I've got to agree with Geoffc's comment. Especially the comment "Cost has always been seen from a payload capacity view".
I've worked as an Aerospace Engineer in both commercial aircraft and space launch vehicles for years and years. I cannot wrap my head around how the Falcon 9 saves money landing on its tail like it does, using all that fuel. Yes that is an impressive feat. The control systems that can do that are amazing. But is this a practical way to launch and recover your booster?
NASA estimates that 1 pound of payload costs $10,000 to put in orbit. (https://www.nasa.gov/centers/marshall/news/background/facts/astp.html).
Reducing cost savings by having a reusable launch vehicle sounds attractive, but so far hasn't been shown to work from a cost savings perspective...YET.
That doesn't mean it can't be done, someday.
The big problem is re-entry does a lot of damage and you have to refurbish your launch vehicle. There a lot of heat damage if you need to re-enter the atmosphere. However even if your booster doesn't fly that high, just the friction of flying thru the atmosphere at the necessary speeds does a lot of damage, not me mention the engine vibration and the heat to parts from the engine burn itself. T
A that cuts into the "reusable" cost savings big time. NASA's Space Shuttle NEVER became cost-effective. Granted, that was a manned spacecraft and therefore more costly and for human safety, refurbishment had to be more extensive.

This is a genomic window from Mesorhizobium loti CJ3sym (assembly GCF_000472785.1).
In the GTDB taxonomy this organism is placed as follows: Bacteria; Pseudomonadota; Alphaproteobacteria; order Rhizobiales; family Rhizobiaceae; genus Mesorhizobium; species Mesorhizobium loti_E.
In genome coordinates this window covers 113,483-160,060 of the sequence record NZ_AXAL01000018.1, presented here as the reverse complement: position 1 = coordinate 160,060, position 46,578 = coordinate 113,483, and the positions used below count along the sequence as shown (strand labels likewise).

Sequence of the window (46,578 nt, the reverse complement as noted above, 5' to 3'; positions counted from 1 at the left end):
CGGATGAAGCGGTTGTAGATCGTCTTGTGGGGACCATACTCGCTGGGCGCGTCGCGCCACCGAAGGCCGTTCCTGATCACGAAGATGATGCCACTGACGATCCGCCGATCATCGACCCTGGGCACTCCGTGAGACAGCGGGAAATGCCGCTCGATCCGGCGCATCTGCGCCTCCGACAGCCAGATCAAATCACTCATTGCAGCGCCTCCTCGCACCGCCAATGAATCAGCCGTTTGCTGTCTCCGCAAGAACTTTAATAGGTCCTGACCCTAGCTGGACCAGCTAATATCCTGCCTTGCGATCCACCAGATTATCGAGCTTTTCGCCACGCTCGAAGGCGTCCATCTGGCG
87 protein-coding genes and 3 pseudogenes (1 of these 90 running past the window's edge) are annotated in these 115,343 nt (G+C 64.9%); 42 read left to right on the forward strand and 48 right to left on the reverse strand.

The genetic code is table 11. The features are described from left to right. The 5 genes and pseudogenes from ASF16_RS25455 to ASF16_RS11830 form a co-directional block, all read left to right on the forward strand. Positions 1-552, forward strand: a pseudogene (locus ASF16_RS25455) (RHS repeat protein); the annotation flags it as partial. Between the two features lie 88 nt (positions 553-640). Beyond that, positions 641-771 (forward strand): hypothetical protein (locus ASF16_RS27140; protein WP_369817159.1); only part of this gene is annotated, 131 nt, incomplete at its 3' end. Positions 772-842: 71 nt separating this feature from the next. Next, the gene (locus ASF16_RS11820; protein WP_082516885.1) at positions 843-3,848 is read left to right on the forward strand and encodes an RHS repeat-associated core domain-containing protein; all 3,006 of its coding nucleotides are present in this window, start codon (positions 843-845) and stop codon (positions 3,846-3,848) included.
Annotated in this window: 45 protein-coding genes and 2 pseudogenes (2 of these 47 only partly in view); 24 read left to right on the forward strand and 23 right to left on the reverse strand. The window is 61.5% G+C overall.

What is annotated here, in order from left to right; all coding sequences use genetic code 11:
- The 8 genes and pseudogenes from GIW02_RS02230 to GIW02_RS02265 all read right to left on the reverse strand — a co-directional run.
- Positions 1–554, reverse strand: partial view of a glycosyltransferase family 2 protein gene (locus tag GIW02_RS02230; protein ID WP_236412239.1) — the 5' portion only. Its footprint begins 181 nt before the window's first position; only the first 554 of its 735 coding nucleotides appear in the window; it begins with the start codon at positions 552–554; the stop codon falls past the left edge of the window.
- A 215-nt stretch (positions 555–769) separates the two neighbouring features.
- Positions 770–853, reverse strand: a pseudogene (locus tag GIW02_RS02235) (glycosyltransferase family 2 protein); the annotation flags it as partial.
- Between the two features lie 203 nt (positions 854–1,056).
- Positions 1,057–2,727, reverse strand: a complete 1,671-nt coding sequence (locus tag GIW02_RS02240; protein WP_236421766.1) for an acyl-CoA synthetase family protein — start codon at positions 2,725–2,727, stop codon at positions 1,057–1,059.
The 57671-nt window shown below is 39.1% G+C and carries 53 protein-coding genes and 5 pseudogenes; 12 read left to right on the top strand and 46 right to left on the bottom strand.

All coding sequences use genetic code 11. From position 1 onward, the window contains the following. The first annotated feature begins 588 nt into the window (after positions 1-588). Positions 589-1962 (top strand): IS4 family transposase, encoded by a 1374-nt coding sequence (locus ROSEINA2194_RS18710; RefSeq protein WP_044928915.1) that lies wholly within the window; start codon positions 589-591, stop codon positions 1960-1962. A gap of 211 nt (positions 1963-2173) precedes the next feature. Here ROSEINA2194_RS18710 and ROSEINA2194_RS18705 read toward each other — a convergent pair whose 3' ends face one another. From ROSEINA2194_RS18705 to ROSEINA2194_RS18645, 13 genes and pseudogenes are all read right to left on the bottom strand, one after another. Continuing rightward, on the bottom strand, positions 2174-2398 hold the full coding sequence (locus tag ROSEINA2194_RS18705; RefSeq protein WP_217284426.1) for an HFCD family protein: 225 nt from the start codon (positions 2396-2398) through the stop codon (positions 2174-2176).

But at least the space shuttle had a large payload capacity. Landing as an airplane would, by GLIDING! That's very fuel efficient. Even so, it never became cost-effective.
If the Falcon 9 is going to be cost effective, I think it would have to be recovered some other way. All that fuel used to land on its tail by thrust alone seems awfully wasteful. The reserve fuel necessary for that, and its cost in weight could instead be useful and revenue generating payload!
Parachutes do the same thing and weigh a hell of a lot less than all that fuel, even if you add in the parachute deployment system. Modern parachutes can be "flown" like a glider as well.
Makes no sense to me to recover a booster that way. Even if it lands closer to the launch pad. It looks cool. But I think that's it.
But I wouldn't say the Falcon 9 has no future. I think it does. I just think for it make money it can't land like that. Too much wasted weight and payload capacity for something that is unnecessary...on the Earth anyway.
If you are landing it someplace with little or no atmosphere, like Mars or the Moon, then YES it does make sense, because you basically can't land any other way. Still, Nasa has landed probes on Mars with parachutes (large ones) and even by bouncing (Mars rover). You can get away with the latter because Mars gravity is only 38% of the Earth's gravity. Parachutes don't really work on the Moon.
Landing the way Falcon 9 lands would make perfect sense on Mars or the Moon. In fact, the very accurate way it lands would be very useful and given the lower gravity, it would not use anywhere near the same amount of heavy fuel. But such a mission is not about recovering your vehicle, at least not that part of it.